More giant craters spotted in Russia’s far north
|A general view taken on August 25, 2014, shows a crater on the Yamal Peninsula, northern Siberia (AFP Photo/Vasily Bogoyavlensky)|
Russian scientists have now discovered seven giant craters in remote Siberia, a geologist told AFP on Thursday, adding that the mysterious phenomenon was believed to be linked to climate change.
The discovery of an enormous chasm in a far northern region known to locals as “the end of the world” in July last year prompted speculation it had been caused by a meteorite or even aliens.
A YouTube video of the hole went viral and a group of scientists was despatched to investigate.
“We have just learnt that in Yakutia, new information has emerged about a giant crater one kilometre (0.6 miles) in diameter,” the deputy director of the Oil and Gas Research Institute of the Russian Academy of Sciences, Vasily Bogoyavlensky, told AFP.
He said this brought to seven the number of reported pits.
“Footage allows us to identify minimum seven craters, but in fact there are plenty more,” he said.
All of the craters have been discovered in the remote energy-rich Yamalo-Nenetsky region in north-western Siberia.
Scientists say that rather than aliens or meteorites, the holes are caused by the melting of underground ice in the permafrost, which has possibly been sped up by rising temperatures due to global warming.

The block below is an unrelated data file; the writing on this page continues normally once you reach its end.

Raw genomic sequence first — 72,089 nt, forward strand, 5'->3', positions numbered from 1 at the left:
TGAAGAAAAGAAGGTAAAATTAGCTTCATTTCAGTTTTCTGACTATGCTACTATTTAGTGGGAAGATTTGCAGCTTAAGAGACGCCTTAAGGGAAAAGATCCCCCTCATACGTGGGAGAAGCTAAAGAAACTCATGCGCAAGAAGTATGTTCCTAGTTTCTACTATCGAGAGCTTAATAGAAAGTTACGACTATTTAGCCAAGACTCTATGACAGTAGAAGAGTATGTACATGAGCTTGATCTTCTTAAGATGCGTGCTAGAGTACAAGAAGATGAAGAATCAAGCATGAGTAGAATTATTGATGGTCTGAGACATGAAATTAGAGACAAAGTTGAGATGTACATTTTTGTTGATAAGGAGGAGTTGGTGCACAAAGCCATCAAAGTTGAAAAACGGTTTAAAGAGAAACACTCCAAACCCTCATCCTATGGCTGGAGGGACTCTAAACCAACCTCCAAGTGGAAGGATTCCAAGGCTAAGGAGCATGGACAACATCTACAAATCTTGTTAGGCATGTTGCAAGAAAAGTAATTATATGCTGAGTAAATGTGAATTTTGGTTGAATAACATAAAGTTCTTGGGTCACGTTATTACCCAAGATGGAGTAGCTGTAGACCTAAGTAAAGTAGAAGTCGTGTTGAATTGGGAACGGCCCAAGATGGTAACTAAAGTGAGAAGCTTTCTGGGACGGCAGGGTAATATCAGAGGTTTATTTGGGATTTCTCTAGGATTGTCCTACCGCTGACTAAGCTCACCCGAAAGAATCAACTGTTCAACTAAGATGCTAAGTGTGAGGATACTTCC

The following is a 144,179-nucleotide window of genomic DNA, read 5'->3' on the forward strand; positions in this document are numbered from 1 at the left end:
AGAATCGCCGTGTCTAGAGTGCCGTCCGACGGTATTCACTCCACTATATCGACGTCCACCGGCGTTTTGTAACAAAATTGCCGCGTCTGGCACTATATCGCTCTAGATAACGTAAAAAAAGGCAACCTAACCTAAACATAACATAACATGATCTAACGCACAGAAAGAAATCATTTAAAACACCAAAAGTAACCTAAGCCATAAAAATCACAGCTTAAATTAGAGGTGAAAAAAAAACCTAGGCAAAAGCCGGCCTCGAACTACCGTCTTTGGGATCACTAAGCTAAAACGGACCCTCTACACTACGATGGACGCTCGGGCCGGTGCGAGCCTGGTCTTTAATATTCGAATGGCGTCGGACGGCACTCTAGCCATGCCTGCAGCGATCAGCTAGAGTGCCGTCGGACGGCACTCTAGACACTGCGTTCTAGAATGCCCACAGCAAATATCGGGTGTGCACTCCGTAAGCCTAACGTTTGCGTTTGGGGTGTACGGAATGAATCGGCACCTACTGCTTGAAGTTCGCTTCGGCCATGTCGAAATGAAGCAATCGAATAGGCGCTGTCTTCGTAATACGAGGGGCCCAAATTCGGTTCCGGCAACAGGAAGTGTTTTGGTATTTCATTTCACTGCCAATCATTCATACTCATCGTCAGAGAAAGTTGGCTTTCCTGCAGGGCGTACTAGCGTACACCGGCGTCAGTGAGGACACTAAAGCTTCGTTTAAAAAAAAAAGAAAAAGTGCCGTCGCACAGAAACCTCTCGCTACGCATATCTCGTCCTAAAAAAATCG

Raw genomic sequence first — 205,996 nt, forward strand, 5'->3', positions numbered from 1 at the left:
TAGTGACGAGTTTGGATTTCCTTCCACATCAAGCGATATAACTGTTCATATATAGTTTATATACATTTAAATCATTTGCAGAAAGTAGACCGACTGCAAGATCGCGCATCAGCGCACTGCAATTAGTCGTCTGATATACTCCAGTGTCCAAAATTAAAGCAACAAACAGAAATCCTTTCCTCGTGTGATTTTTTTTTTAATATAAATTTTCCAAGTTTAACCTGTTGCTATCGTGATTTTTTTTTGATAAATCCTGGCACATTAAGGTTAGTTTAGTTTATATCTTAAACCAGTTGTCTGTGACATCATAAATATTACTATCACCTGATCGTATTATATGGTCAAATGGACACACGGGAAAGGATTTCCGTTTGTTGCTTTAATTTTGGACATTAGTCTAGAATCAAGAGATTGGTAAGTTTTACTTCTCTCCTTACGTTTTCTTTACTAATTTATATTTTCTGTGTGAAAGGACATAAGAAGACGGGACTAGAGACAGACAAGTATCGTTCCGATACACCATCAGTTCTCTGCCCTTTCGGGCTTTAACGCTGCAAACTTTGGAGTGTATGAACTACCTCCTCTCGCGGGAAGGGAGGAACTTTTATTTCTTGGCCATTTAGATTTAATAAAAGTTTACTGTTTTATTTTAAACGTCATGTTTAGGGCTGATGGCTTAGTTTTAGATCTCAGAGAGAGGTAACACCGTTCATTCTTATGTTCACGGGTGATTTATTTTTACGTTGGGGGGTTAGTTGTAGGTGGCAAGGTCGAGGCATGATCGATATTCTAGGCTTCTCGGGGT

“The phenomenon is similar to the eruption of a volcano,” said Bogoyavlensky.
As the ice melts, methane gas is released which builds up pressure until an explosion takes place, leading to the formation of a crater.
|An aerial view taken on August 25, 2014, shows a crater on the Yamal Peninsula, northern Siberia (AFP Photo/Vasily Bogoyavlensky)|
The scientists are still trying to estimate what danger, if any, is posed by the holes. Methane is extremely flammable and at least one of the craters is situated near an exploited gas deposit.
An expedition is planned to the latest crater discovered to determine if it was formed in the same manner.
It may be hard to identify other craters which may have formed into lakes over time, said Bogoyavlensky.
“When they appear the craters are empty, and little by little they fill up with water. In the space of two or three years they become lakes and it is difficult to study them.”He said some may have formed dozens or hundreds of years ago, but went unnoticed in such remote regions of the planet. – Yahoo.
10-foot deep sinkhole closes streets in Tucson, Arizona
A massive sinkhole shut down part of a street in midtown Tucson, and it could take weeks to fix.
The 10 foot deep hole was caused by a ruptured water line near the intersection of Swan Road and Glenn Street. Tucson Water has closed off the block of Glenn Street between Swan and Tornio.
Fernando Molina with Tucson Water says the burst pipe brought recycled water to about 15 schools and businesses. Molina says the water was used for irrigation purposes, and they have had issues with that pipe before.
“We’re not exactly sure what the problem is. We don’t know if it’s the soils that are just very aggressive and are causing the pipes to deteriorate,” Molina said.